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"Imported coal-based plants have had issues of affordability. Within technical limits, blending with domestic coal can help in both optimising performance and lowering costs of supplies. While imports are expensive, the supplies of domestic coal may help better utilisation of the plants. Although there are constraints in domestic coal supplies, the plants may be considered on a case-to-case basis, for which domestic coal blended with imported coal makes good economic sense," says Dipesh Dipu, director- consulting, mining, Deloitte Touche Tohmatsu India.
The three power companies that have to grin and bear it are JSW Energy, Adani Power and Tata Power. These producers invested in imported coal-based plants to skirt the domestic fuel shortage logjam. What they failed to take into account was the sudden increase in the price of imported coal.
The current price of imported coal is somewhere around $4-4.2 per MMBTU (million metric British thermal units) as compared to $1.76 it costs to procure domestic coal.
Since the power purchase agreements signed by these producers do not allow for fuel cost as a pass through, they now find it difficult to keep the plants operational.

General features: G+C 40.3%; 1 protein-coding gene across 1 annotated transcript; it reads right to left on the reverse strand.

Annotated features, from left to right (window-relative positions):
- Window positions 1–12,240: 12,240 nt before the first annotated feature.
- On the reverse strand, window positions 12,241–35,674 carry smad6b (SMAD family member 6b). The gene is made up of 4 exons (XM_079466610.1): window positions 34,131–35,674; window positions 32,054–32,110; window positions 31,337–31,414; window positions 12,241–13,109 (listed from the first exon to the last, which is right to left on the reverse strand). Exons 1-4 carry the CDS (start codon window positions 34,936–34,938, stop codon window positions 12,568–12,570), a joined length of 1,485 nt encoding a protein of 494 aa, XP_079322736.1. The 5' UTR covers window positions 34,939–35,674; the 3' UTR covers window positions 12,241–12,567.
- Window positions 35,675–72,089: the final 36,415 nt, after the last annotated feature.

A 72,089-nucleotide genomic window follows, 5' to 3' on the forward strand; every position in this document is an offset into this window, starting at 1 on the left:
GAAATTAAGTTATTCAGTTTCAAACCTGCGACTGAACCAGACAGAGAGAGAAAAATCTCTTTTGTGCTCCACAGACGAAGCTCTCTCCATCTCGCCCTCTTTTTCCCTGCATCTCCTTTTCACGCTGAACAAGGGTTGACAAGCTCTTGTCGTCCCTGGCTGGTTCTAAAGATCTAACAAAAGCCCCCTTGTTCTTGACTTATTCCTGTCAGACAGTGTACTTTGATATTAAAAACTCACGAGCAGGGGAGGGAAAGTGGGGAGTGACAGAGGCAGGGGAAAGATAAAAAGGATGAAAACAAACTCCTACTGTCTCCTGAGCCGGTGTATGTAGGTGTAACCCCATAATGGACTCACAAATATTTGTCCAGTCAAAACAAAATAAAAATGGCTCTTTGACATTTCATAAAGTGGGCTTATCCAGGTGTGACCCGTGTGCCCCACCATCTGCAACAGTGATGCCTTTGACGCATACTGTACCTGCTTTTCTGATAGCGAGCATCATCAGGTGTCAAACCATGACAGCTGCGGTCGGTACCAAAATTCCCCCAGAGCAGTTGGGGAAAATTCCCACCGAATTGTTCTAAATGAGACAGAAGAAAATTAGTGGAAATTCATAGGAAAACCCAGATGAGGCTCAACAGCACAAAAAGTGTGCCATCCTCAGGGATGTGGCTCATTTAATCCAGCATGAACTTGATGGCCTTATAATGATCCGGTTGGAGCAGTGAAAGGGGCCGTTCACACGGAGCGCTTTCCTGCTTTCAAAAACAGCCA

Seventy per cent of the coal for these plants is imported, but it is the residual 30 per cent which is the real spanner in the works. That's because the coal linkages provided in January 2010 were withdrawn by the coal ministry in April last year. Ironically, the plants now feed only on costly imported coal which has brought down the plant load factor (PLF). The power ministry has requested the coal ministry to restore the linkages provided to these plants so that they can function at an optimum level. Apparently, the coal linkages were withdrawn without its consent, informs a senior official.
"We have requested the coal ministry to restore the linkages. It is not being done for any individual player but since all players are in distress, we have floated the request. All these producers have been badly affected by the unavailability of the domestic coal," says the official.
The domestic fuel shortage has also forced plants based on domestic coal to import expensive imported coal. According to Central Electricity Authority data, the gap between domestic availability of coal and the requirement for 2011-12 was put around 54 million tonnes. While utilities were asked to import 35 million tonnes of coal to meet their unfulfilled requirement, plants designed on imported coal only required 20 million tonnes. The figures for 2011-12 show imported coal-based plants could import only 17.572 million tonnes of coal.